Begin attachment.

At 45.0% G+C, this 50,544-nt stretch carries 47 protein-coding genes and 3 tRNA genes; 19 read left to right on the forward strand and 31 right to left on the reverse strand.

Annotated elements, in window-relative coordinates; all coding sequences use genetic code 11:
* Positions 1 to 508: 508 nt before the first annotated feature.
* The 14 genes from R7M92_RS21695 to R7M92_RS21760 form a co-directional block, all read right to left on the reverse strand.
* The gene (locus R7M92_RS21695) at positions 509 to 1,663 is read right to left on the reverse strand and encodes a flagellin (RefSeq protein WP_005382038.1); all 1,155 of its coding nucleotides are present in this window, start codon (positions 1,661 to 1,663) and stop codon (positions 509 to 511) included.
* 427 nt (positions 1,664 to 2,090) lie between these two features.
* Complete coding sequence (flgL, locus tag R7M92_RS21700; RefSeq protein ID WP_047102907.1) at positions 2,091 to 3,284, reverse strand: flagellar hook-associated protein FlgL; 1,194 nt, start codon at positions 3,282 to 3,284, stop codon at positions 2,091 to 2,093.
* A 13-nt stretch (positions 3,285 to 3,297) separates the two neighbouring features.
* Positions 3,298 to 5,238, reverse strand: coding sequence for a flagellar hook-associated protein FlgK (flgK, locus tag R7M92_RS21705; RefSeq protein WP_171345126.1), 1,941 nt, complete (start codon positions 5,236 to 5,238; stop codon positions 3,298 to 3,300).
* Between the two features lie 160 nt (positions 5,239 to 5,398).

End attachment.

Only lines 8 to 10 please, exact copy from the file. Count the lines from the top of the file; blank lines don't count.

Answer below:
* A 13-nt stretch (positions 3,285 to 3,297) separates the two neighbouring features.
* Positions 3,298 to 5,238, reverse strand: coding sequence for a flagellar hook-associated protein FlgK (flgK, locus tag R7M92_RS21705; RefSeq protein WP_171345126.1), 1,941 nt, complete (start codon positions 5,236 to 5,238; stop codon positions 3,298 to 3,300).
* Between the two features lie 160 nt (positions 5,239 to 5,398).